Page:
BALTIMORE, Oct. 17, 2013 /PRNewswire-USNewswire/ -- Maryland voters overwhelmingly favor changing the way the state's voting districts are drawn up, according to answers to a poll question placed by the Greater Baltimore Committee on an October statewide public opinion poll by Gonzales Research and Marketing Strategies.
Statewide, 73 percent of Maryland voters think having independent commissions draw up voting districts is better than the current system where elected officials redraw voting districts, while 19 percent said they think having elected officials draw up voting districts is the better approach and 8 percent offered no opinion, according to poll results released by the GBC.
The poll shows overwhelming support among all political constituencies for having independent commissions conduct the state's redistricting process. Poll results show that:
- 68 percent of Democrats favor redistricting by independent commissions, while 22 percent favor elected officials.
- 78 percent of Republicans favor commissions and 17 percent favor elected officials.
- 83 percent of independent voters favor commissions and 8 percent favor elected officials.
The phone poll, conducted between October 1 and October 9, interviewed 819 registered voters in Maryland. Its margin for error is 3.5 percentage points, according to Gonzales.
Voters responded to the following question:
The U.S. Constitution requires states to create legislative voting districts and to adjust these districts every 10 years to reflect census results. In Maryland, voting districts are drawn up by the state's elected officials. In some other states, voting districts are drawn up by independent commissions. In your opinion, which is the better approach? Have voting districts drawn up by: elected officials or independent commissions.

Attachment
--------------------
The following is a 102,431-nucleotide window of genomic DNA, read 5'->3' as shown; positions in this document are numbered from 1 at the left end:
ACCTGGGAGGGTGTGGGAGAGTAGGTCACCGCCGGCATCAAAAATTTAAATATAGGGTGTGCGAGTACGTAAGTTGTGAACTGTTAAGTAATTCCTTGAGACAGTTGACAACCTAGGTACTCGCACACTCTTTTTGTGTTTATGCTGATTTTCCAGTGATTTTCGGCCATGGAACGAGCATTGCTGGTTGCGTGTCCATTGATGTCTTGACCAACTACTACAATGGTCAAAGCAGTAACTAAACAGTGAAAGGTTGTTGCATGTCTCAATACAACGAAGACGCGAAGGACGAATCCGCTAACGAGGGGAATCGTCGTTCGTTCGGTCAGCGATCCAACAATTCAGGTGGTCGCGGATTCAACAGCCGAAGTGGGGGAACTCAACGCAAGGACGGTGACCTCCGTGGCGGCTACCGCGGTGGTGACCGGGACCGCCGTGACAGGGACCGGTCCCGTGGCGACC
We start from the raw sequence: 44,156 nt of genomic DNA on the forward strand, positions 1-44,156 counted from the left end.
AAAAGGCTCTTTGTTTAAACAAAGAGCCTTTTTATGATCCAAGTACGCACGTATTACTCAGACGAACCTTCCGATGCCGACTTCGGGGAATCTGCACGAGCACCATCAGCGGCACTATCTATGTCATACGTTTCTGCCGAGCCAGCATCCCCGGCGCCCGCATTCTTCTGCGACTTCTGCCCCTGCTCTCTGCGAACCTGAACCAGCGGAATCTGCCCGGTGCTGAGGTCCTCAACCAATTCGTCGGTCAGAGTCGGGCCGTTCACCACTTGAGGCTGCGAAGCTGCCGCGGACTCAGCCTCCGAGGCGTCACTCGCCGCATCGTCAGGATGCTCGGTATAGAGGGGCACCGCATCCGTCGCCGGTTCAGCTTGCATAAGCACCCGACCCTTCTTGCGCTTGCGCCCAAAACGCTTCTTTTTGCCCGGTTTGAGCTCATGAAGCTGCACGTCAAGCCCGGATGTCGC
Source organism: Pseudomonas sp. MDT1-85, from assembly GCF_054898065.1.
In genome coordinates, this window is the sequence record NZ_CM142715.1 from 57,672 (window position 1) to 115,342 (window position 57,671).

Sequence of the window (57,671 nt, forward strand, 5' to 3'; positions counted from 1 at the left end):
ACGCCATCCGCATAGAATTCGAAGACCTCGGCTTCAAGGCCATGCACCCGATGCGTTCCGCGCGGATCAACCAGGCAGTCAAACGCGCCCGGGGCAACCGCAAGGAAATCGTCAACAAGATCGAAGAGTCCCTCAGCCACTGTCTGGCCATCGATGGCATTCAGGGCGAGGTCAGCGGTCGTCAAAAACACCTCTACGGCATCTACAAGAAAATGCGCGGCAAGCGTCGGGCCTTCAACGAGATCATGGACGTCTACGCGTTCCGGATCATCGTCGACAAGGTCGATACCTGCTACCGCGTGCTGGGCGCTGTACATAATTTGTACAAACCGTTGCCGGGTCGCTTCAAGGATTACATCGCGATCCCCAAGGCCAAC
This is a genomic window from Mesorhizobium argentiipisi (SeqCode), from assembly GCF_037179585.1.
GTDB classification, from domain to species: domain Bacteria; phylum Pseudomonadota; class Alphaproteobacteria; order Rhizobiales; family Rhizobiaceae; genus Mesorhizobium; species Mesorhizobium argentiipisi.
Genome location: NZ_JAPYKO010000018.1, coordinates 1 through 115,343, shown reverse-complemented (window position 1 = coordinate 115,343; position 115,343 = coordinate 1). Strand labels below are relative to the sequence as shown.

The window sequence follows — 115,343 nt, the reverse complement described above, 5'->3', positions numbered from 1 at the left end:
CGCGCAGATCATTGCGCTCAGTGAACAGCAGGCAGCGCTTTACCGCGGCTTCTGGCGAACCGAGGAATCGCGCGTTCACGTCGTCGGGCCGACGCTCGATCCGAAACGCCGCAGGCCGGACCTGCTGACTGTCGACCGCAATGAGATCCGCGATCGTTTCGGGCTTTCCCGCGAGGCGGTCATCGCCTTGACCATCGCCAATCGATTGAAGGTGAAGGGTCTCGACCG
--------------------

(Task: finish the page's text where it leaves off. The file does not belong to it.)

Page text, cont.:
The Greater Baltimore Committee, a prominent organization of business and civic leaders, is interested in the issue of redistricting because it was raised by business leaders at a day-long GBC conference in June on Maryland's competitiveness. Among other things, business leaders called for alternative redistricting options to be considered for Maryland.
A better redistricting process "would foster constructive competition and produce better political balance to promote more creative ideas that would lead to better policy solutions," business leaders recommended in the GBC's conference report, Compact for Competitiveness. The report offers priorities for improving the state's climate for business growth and job creation.
SOURCE Greater Baltimore Committee